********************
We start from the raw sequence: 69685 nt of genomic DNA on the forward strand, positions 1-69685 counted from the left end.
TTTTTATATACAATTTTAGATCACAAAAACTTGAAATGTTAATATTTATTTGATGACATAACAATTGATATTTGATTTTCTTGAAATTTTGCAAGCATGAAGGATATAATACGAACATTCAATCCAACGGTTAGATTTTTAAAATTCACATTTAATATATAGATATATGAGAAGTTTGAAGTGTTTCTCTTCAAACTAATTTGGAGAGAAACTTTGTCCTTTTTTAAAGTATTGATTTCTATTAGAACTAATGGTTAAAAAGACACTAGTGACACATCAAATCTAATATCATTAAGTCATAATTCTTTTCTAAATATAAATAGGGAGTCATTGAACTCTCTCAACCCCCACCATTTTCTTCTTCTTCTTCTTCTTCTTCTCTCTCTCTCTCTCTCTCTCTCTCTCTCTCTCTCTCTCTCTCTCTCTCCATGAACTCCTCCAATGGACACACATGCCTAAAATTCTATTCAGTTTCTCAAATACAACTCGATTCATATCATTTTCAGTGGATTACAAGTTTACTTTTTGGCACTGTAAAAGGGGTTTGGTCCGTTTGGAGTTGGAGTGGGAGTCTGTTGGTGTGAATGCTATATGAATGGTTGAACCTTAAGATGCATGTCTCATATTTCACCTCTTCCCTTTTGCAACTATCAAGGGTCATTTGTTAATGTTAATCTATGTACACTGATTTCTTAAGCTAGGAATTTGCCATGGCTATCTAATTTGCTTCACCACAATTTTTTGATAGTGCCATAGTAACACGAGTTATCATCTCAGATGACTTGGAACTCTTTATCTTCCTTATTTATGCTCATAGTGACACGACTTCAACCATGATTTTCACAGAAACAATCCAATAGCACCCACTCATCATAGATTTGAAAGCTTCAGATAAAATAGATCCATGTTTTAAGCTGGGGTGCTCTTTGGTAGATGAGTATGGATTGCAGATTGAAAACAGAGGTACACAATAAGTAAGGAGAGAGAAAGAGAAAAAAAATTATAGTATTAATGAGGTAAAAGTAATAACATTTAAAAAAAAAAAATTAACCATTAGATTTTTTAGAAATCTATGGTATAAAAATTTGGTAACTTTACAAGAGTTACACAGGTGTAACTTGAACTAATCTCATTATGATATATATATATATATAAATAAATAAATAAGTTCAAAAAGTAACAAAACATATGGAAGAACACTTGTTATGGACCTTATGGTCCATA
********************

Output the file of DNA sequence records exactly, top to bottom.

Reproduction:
We start from the raw sequence: 69685 nt of genomic DNA on the forward strand, positions 1-69685 counted from the left end.
TTTTTATATACAATTTTAGATCACAAAAACTTGAAATGTTAATATTTATTTGATGACATAACAATTGATATTTGATTTTCTTGAAATTTTGCAAGCATGAAGGATATAATACGAACATTCAATCCAACGGTTAGATTTTTAAAATTCACATTTAATATATAGATATATGAGAAGTTTGAAGTGTTTCTCTTCAAACTAATTTGGAGAGAAACTTTGTCCTTTTTTAAAGTATTGATTTCTATTAGAACTAATGGTTAAAAAGACACTAGTGACACATCAAATCTAATATCATTAAGTCATAATTCTTTTCTAAATATAAATAGGGAGTCATTGAACTCTCTCAACCCCCACCATTTTCTTCTTCTTCTTCTTCTTCTTCTCTCTCTCTCTCTCTCTCTCTCTCTCTCTCTCTCTCTCTCTCTCTCTCCATGAACTCCTCCAATGGACACACATGCCTAAAATTCTATTCAGTTTCTCAAATACAACTCGATTCATATCATTTTCAGTGGATTACAAGTTTACTTTTTGGCACTGTAAAAGGGGTTTGGTCCGTTTGGAGTTGGAGTGGGAGTCTGTTGGTGTGAATGCTATATGAATGGTTGAACCTTAAGATGCATGTCTCATATTTCACCTCTTCCCTTTTGCAACTATCAAGGGTCATTTGTTAATGTTAATCTATGTACACTGATTTCTTAAGCTAGGAATTTGCCATGGCTATCTAATTTGCTTCACCACAATTTTTTGATAGTGCCATAGTAACACGAGTTATCATCTCAGATGACTTGGAACTCTTTATCTTCCTTATTTATGCTCATAGTGACACGACTTCAACCATGATTTTCACAGAAACAATCCAATAGCACCCACTCATCATAGATTTGAAAGCTTCAGATAAAATAGATCCATGTTTTAAGCTGGGGTGCTCTTTGGTAGATGAGTATGGATTGCAGATTGAAAACAGAGGTACACAATAAGTAAGGAGAGAGAAAGAGAAAAAAAATTATAGTATTAATGAGGTAAAAGTAATAACATTTAAAAAAAAAAAATTAACCATTAGATTTTTTAGAAATCTATGGTATAAAAATTTGGTAACTTTACAAGAGTTACACAGGTGTAACTTGAACTAATCTCATTATGATATATATATATATATAAATAAATAAATAAGTTCAAAAAGTAACAAAACATATGGAAGAACACTTGTTATGGACCTTATGGTCCATA